Summer Of Parking

This summer was not a good one for me attempting to park the car. It seems I’ve been a little unlucky or forgetful!

The first incident was caused by me largely not connecting the dots and being in a slight rush. I parked my car at work when I left for CCF Camp. When I did this the entire site was locked because it was being used by the Ramblin’ Man music festival in the park nearby. I managed to get into the car park and was going to park “out of the way” in my normal spot. I decided there and then that I really wanted some CCTV coverage of the car so I zoomed around and parked in the main part of the car park.

I thought little of this until the Tuesday. I was walking down to the Eden Project and I had a phone call asking if the spare keys were nearby. Could I get the car moved as it was blocking the route for a new water and electricity trench that the school needed to build. There was a few hours of consternation until I was eventually called and told that a car breakdown service had been instructed to move the car. I was relieved.

Not In The Way Anymore
Not In The Way Anymore

Bora Horza Gobuchul no longer blocked the path for the trench. I had been told about this work that was going to take place, but did not combine this fact with where I parked the car.

The next incident was parking at the M’era Luna festival. Along the journey we had received updates about the parking and rain situation and we arrived around midday to park. The queues into the car park were long and we wondered what the delay was. I followed the instructions given by the parking attendants and turned onto the field. Drive fast they said and don’t stop.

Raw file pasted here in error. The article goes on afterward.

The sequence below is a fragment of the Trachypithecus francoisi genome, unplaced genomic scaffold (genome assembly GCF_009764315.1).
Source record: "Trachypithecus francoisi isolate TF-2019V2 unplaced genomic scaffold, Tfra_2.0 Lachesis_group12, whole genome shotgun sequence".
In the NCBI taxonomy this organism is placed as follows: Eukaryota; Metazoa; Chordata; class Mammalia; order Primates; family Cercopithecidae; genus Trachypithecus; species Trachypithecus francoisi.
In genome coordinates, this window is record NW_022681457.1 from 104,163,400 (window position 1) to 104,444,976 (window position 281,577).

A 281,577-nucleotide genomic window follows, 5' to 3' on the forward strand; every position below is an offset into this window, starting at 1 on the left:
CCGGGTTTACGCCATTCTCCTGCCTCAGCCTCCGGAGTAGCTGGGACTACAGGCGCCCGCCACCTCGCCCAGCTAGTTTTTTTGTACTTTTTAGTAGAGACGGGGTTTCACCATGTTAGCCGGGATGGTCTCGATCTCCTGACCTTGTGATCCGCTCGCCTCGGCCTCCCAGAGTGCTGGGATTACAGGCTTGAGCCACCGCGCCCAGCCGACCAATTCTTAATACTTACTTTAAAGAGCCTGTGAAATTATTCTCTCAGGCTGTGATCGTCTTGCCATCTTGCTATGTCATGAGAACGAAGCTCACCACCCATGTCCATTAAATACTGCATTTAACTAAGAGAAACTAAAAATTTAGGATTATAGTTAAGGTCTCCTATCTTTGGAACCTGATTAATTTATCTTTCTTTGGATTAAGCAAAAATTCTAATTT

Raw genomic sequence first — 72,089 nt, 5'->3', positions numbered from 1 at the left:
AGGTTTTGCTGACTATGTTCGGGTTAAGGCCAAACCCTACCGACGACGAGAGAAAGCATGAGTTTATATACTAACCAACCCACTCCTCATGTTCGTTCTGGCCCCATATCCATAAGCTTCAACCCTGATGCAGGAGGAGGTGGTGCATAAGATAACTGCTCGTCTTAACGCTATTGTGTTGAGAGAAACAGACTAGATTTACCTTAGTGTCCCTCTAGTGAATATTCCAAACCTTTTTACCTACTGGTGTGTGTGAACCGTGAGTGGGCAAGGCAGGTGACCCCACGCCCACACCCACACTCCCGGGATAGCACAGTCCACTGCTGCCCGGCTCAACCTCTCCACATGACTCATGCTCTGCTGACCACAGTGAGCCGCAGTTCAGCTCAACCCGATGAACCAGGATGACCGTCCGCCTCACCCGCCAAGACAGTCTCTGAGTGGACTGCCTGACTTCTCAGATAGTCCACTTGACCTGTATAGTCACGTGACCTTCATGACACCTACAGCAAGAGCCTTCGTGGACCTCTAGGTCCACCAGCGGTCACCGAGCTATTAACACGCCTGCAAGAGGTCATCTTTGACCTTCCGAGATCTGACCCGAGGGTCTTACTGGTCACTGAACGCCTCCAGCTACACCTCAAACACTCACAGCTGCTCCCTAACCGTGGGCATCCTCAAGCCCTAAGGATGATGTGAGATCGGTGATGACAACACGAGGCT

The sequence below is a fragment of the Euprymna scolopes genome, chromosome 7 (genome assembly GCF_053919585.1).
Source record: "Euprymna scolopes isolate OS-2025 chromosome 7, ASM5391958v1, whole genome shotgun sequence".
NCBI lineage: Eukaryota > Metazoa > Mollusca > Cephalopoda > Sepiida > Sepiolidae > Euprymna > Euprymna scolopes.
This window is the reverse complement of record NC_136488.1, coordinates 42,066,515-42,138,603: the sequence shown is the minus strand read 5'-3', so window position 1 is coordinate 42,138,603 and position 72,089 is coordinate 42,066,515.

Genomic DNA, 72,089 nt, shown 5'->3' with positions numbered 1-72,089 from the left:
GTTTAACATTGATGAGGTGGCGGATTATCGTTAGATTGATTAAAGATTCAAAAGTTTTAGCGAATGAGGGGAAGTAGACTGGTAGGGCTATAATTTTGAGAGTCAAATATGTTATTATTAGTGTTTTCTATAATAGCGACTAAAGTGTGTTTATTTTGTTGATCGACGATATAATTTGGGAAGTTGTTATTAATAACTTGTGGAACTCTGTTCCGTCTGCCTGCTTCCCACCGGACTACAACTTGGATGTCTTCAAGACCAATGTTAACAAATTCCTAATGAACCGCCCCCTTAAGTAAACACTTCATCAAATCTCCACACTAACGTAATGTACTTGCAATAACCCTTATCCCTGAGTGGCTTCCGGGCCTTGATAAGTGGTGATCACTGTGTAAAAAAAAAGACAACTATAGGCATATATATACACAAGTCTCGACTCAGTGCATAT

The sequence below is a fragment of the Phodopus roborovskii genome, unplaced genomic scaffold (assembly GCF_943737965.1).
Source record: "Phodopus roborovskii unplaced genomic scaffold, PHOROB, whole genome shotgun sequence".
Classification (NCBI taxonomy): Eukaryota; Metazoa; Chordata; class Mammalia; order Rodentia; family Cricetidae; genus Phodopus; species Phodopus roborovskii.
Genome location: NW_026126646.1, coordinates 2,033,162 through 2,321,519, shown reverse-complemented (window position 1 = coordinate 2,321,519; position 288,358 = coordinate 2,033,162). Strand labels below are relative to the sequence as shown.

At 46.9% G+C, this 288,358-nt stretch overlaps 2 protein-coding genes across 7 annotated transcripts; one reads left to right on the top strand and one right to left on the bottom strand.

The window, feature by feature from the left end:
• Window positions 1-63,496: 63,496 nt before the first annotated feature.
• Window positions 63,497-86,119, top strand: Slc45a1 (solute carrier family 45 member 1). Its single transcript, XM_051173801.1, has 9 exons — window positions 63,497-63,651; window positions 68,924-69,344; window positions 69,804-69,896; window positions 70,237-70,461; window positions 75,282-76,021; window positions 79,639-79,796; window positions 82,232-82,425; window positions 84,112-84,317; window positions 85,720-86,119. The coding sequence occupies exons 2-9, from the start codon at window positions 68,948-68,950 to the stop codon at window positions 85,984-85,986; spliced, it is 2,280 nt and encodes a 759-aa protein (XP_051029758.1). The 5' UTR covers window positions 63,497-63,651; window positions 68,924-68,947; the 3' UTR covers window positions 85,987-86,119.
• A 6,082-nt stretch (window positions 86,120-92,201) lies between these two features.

Well. That’s all very well for a manual non-hybrid car without and traction control electronics. I think we managed about 100 metres across the field before we became embedded in the mud. The car was not going anywhere.

Fucking Stuck
Fucking Stuck

We weren’t the only ones. There were many cars getting stuck including a BMW X5. Shortly after this the organisers closed the car park and managed to arrange alternative parking for the festival attendees. One of the attendants explained there would be a tractor when we wanted to leave. I was quite distressed because the car was beeping and flashing lights at me. There wasn’t anything I could do and so I turned the thing off. Andy did well to calm me, slowly my stress lowered and I managed to enjoy most of the weekend without panicking too much.

Before leaving the car park we found the emergency tow hook and I read the instructions about how to fit it and be towed. Mentally I prepared myself for the car to be broken and the steps we would have to go through to get home.

Sunrise Over Bora Horza Gobuchul
Sunrise Over Bora Horza Gobuchul – note the lack of surrounding cars

On the Monday morning, in quite a gorgeous setting, we flagged down the tractor man and he towed us out of the hole. I had to put the car into neutral which I rarely do but it all seemed to work well. As we neared the edge of the field the tractor chap unhooked us and said we had to drive the last three metres by ourselves. I’m not really sure why. I wanted a tow to the road so I had a proper surface to drive on.

Tow hook fitted and ready to go
Tow hook fitted and ready to go

I floored the accelerator and the car moved to the road. I shouted to Andy to get in and we left. A few miles up the road I removed the emergency tow hook. We headed to the UK. All seemed far better than I had expected!

The good news is that since I am now back at work the summer is officially over and I have had no more parking incidents. I even had quite a time in the Lake District and then Bradford and neither resulted in issues. My nerves have dissipated now.